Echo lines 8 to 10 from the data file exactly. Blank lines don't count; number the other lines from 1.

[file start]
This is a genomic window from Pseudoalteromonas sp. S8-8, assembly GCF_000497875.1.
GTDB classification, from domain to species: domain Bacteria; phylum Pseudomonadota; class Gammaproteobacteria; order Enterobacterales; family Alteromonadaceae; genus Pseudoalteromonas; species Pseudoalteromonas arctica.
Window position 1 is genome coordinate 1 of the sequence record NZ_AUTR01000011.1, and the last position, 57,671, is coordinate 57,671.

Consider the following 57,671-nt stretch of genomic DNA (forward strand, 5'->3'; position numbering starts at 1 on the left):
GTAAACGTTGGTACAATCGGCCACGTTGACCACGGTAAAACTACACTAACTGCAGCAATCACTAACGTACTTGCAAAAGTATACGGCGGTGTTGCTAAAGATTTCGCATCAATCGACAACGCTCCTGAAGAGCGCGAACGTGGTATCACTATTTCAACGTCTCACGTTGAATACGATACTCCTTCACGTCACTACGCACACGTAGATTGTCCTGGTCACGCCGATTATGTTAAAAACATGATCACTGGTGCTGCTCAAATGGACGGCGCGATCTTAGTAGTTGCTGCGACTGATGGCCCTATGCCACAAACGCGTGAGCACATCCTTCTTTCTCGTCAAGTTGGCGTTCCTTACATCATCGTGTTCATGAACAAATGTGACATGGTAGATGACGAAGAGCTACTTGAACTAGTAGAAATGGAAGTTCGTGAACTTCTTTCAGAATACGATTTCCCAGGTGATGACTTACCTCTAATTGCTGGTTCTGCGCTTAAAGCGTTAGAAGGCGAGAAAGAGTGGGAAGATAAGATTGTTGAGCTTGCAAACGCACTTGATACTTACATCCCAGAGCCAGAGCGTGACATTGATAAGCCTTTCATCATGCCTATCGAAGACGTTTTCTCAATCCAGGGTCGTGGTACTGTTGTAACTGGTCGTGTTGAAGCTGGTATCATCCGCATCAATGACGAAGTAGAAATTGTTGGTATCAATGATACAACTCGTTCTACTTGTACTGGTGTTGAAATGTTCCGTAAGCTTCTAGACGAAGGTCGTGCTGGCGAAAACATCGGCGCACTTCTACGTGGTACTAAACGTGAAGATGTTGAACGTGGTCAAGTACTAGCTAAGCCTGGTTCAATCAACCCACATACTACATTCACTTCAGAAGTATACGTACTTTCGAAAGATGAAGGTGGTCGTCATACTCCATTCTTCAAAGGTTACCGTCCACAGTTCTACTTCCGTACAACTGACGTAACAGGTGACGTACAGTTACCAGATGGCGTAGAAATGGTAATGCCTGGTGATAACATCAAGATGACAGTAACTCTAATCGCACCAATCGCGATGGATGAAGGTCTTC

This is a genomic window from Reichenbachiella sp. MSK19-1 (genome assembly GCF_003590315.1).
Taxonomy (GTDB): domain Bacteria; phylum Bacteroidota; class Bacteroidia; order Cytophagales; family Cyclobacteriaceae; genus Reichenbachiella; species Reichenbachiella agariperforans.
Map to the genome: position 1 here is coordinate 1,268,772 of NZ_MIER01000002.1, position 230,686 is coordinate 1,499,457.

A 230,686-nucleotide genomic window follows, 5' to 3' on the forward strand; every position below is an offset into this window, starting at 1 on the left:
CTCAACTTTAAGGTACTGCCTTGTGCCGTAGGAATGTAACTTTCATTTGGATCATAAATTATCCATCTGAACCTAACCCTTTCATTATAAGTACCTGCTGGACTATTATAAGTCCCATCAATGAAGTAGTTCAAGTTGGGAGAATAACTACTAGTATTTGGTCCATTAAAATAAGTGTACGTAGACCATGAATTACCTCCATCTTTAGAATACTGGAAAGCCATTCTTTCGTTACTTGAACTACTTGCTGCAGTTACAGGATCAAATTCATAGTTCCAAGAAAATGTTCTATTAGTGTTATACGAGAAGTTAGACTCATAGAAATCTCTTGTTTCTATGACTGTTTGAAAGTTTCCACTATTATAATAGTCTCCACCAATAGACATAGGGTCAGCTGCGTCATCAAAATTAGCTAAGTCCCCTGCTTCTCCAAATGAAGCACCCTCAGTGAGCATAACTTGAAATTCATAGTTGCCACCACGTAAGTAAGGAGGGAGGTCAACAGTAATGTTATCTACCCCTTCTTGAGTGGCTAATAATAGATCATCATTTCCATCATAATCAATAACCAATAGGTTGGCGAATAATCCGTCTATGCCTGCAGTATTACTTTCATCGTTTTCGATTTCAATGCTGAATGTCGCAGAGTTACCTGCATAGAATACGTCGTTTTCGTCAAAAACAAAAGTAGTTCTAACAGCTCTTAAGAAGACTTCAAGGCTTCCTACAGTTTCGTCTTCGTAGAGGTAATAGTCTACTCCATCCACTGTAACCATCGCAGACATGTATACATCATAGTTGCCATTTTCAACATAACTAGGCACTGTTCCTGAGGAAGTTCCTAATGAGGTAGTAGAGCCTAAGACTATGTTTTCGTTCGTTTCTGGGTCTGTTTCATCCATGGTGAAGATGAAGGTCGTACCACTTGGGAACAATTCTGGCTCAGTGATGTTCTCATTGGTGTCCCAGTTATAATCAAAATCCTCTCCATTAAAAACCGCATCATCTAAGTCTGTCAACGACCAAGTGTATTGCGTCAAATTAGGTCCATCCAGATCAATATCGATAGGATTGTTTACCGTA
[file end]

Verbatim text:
Map to the genome: position 1 here is coordinate 1,268,772 of NZ_MIER01000002.1, position 230,686 is coordinate 1,499,457.

A 230,686-nucleotide genomic window follows, 5' to 3' on the forward strand; every position below is an offset into this window, starting at 1 on the left:
CTCAACTTTAAGGTACTGCCTTGTGCCGTAGGAATGTAACTTTCATTTGGATCATAAATTATCCATCTGAACCTAACCCTTTCATTATAAGTACCTGCTGGACTATTATAAGTCCCATCAATGAAGTAGTTCAAGTTGGGAGAATAACTACTAGTATTTGGTCCATTAAAATAAGTGTACGTAGACCATGAATTACCTCCATCTTTAGAATACTGGAAAGCCATTCTTTCGTTACTTGAACTACTTGCTGCAGTTACAGGATCAAATTCATAGTTCCAAGAAAATGTTCTATTAGTGTTATACGAGAAGTTAGACTCATAGAAATCTCTTGTTTCTATGACTGTTTGAAAGTTTCCACTATTATAATAGTCTCCACCAATAGACATAGGGTCAGCTGCGTCATCAAAATTAGCTAAGTCCCCTGCTTCTCCAAATGAAGCACCCTCAGTGAGCATAACTTGAAATTCATAGTTGCCACCACGTAAGTAAGGAGGGAGGTCAACAGTAATGTTATCTACCCCTTCTTGAGTGGCTAATAATAGATCATCATTTCCATCATAATCAATAACCAATAGGTTGGCGAATAATCCGTCTATGCCTGCAGTATTACTTTCATCGTTTTCGATTTCAATGCTGAATGTCGCAGAGTTACCTGCATAGAATACGTCGTTTTCGTCAAAAACAAAAGTAGTTCTAACAGCTCTTAAGAAGACTTCAAGGCTTCCTACAGTTTCGTCTTCGTAGAGGTAATAGTCTACTCCATCCACTGTAACCATCGCAGACATGTATACATCATAGTTGCCATTTTCAACATAACTAGGCACTGTTCCTGAGGAAGTTCCTAATGAGGTAGTAGAGCCTAAGACTATGTTTTCGTTCGTTTCTGGGTCTGTTTCATCCATGGTGAAGATGAAGGTCGTACCACTTGGGAACAATTCTGGCTCAGTGATGTTCTCATTGGTGTCCCAGTTATAATCAAAATCCTCTCCATTAAAAACCGCATCATCTAAGTCTGTCAACGACCAAGTGTATTGCGTCAAATTAGGTCCATCCAGATCAATATCGATAGGATTGTTTACCGTA